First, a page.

IRIS Supported Lesson Study

LESSON STUDYThe 15 minute forum tonight was led by Martyn Simmonds and Hannah Townsend and focused on a project they have been working on.  Working alongside Brian Marsh from the University of Brighton and another colleague from the geography department, they have been developing the use of IRIS supported lesson study.  Lesson study is widely acknowledged as a great form of CPD – it’s teacher led, collaborative and hugely empowering.  Other groups have used it at DHS – here and here – but not using IRIS.

Martyn started the session by talking through the process they have been using:


  1. Form a team
  • Three colleagues from the same subject area were used, as this allowed the discussion to centre around subject specific pedagogy.
  • The team comprised a cross-section of the department in relation to experience and teaching styles – a second year teacher, a Subject Leader who was new to the school and a teacher with many years valuable experience at the school.
  • All three joined the project because they were all keen to work collaboratively and improve their practice.
  • The whole process is non-judgemental and is in no way linked to appraisal.  It is also non-hierarchical – nobody ‘leads’ the group.
  1. Observe each other teach
  • One member of the team acts as the teacher and teaches an agreed lesson.
  • A second member acts as the observer and controls the IRIS camera.
  1. Review the lesson
  • All three members of the team meet to review the lesson.
  • The third member acts as the coach and hasn’t seen the lesson that was taught.  Their role is to ask questions to promote discussion.
  • The advantage of using IRIS to do the lesson observation is that it allows greater flexibility in terms of time.  Lesson study is time intensive and can be restricted by cover arrangements etc.  By using IRIS, the lesson can be watched back later at a time convenient to all three members of the group.

Key points of focus for the observations were:

  • Teaching style;
  • Delivery of the lesson;
  • Methods used by the teacher which had a positive effect on pupil progress and learning;
  • Aspects of the teachers’ delivery which did not seem to support pupils’ learning.
  1. Set specific teaching goals
  • Following the lesson review, the team agrees 2 or 3 targets for further development.
  • These then become the focus for future planning and lessons.
  1. Collaboratively plan
  • The team then meets to jointly plan activities/strategies for the next lesson, that will allow the teacher to focus on achieving the development points set in the last lesson review.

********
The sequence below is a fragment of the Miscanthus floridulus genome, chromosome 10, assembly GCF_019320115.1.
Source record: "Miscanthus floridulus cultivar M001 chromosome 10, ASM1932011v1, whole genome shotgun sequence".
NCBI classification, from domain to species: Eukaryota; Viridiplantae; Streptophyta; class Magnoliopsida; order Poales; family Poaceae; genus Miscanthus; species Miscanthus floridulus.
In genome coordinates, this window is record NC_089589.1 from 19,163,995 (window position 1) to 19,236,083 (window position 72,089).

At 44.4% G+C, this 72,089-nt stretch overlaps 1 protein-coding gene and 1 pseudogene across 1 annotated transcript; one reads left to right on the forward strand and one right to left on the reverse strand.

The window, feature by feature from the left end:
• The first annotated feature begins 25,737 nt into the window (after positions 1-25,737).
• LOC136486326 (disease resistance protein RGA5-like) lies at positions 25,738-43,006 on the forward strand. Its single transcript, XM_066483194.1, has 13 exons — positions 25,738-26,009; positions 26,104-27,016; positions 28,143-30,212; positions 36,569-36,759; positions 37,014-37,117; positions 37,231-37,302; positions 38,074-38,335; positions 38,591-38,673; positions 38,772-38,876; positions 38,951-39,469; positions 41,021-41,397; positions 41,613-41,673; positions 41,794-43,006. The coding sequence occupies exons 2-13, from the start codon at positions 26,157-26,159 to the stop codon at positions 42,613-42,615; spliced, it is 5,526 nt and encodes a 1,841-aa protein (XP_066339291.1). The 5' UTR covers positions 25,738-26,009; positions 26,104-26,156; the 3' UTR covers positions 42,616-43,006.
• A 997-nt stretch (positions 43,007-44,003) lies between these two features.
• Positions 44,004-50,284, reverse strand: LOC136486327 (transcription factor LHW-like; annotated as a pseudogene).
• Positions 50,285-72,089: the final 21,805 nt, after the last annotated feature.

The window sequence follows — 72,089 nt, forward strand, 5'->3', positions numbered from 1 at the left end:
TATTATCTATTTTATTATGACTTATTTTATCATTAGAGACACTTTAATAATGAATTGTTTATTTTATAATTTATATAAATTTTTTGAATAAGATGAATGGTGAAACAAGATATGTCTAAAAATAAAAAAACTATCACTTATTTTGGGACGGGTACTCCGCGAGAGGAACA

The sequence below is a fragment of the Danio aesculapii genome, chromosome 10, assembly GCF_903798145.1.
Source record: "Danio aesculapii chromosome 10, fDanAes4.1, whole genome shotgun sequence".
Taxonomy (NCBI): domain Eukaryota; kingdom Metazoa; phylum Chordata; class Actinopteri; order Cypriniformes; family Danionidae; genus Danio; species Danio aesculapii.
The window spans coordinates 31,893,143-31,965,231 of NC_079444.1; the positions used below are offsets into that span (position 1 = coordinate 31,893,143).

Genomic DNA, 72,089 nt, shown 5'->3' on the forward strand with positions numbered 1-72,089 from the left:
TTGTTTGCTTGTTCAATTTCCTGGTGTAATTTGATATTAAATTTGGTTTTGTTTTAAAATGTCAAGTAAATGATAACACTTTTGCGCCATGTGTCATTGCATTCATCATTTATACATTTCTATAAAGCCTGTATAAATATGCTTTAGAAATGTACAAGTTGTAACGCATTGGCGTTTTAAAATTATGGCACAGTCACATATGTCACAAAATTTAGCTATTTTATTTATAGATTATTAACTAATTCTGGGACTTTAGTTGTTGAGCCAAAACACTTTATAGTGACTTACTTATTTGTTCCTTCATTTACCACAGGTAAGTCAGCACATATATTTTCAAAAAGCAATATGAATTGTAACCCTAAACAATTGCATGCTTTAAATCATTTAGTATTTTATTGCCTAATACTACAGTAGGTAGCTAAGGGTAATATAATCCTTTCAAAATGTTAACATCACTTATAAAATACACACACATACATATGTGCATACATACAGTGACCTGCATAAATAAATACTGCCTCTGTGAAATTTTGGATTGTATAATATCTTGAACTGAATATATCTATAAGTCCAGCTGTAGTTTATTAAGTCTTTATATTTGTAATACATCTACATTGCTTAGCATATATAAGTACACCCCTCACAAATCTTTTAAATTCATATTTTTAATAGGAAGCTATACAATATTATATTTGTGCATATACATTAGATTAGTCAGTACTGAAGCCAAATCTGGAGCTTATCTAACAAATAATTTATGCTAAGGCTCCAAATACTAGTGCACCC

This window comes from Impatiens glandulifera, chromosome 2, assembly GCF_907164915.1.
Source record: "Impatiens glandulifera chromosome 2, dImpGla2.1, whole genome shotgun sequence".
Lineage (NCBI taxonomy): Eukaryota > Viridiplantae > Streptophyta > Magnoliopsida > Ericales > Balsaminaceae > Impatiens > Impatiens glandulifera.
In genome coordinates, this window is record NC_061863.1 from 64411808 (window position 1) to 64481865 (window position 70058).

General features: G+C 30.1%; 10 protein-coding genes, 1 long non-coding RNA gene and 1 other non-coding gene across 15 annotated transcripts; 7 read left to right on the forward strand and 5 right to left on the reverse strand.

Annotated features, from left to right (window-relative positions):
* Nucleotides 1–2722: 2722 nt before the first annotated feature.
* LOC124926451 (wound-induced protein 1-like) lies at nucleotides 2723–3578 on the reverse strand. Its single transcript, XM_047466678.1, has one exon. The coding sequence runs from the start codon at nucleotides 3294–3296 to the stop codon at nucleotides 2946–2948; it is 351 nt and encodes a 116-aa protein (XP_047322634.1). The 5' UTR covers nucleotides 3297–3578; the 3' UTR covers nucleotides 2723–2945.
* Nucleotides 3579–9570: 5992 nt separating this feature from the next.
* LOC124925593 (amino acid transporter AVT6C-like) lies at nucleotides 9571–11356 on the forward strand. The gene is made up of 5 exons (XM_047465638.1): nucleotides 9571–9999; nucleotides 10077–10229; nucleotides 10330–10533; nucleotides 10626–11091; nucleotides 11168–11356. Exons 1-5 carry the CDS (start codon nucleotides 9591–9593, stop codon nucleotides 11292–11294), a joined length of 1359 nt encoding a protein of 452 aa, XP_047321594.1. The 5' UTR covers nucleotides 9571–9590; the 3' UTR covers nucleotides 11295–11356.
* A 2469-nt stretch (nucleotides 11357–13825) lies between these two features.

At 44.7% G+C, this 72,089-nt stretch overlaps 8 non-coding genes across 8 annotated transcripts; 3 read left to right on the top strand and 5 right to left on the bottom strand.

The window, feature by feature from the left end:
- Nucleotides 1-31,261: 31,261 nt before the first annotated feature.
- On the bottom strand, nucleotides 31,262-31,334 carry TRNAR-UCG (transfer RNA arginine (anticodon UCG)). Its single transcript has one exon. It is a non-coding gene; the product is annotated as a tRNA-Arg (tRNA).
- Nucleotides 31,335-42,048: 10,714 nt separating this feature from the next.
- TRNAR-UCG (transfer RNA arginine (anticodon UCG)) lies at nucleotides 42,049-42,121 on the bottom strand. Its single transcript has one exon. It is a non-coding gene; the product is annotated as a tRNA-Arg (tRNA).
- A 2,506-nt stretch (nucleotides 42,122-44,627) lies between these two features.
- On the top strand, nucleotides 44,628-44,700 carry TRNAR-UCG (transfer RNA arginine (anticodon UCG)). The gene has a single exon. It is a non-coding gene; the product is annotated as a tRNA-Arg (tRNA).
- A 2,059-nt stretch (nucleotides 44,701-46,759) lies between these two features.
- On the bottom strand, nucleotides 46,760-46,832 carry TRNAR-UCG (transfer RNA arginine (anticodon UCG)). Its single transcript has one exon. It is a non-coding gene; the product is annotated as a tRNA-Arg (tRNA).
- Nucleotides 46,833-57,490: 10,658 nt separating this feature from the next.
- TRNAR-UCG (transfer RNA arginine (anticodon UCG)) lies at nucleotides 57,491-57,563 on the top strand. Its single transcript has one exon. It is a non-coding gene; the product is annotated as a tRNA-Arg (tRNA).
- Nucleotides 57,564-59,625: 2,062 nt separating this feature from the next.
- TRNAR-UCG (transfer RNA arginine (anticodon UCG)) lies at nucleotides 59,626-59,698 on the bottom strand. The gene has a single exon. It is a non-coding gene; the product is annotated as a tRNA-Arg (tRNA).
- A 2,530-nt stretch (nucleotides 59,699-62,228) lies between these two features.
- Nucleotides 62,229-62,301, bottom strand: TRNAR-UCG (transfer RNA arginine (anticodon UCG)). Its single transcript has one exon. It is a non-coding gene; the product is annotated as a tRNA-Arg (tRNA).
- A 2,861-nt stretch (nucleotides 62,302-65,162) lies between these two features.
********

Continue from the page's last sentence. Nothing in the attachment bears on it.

1. Repeat the observation and review process.
  • Somebody else then takes the role of teacher – and teaches the next jointly planned lesson.  The roles of coach and IRIS controller are also switched around.
  • For this and subsequent observations the review process has specific targets to focus on, based on the review of the last lesson.

Hannah then went on to talk about her experience of being part of the project, starting with how is it different from normal observations?

  • Using three members of staff as opposed to one, means that more can be spotted – as different people notice different things.  This makes the feedback richer.
  • Using observers from the same subject is really useful – they know what works in your particular subject.
  • Collaborative planning is an extremely valuable part of the process – especially when it focuses on development points from the last cycle.
  • It’s more frequent, so you have more opportunity to embed and refine skills/ knowledge discussed.
  • It makes you think – Can I improve further or is this as good as I can be?

How does it support a teacher growth mindset?

  • It encourages teachers to learn from success of others – and not be threatened by it.
  • It makes you focus on a specific aspect of your practice to improve e.g. questioning in my classroom is now more purposeful, challenging and effective.
  • It has made me think about my own language – and how this supports a growth mindset e.g. ‘you can’t do it…yet’
  • Carol Dweck’s theory of the Growth Mindset hinges around the importance of focusing on and praising the process of learning, not the outcomes – lesson study supports this in terms of professional learning.
  • In an article by Stephen Tierney he says “If you want Growth Mindset in the classroom then you need Growth Mindset in the staff room.  Growth Mindset is part of a wider deep cultural process aimed at improving the quality of teaching and outcomes for students”. Lesson study supports this.

How is it beneficial to me as a teacher?

  • Enables reflection.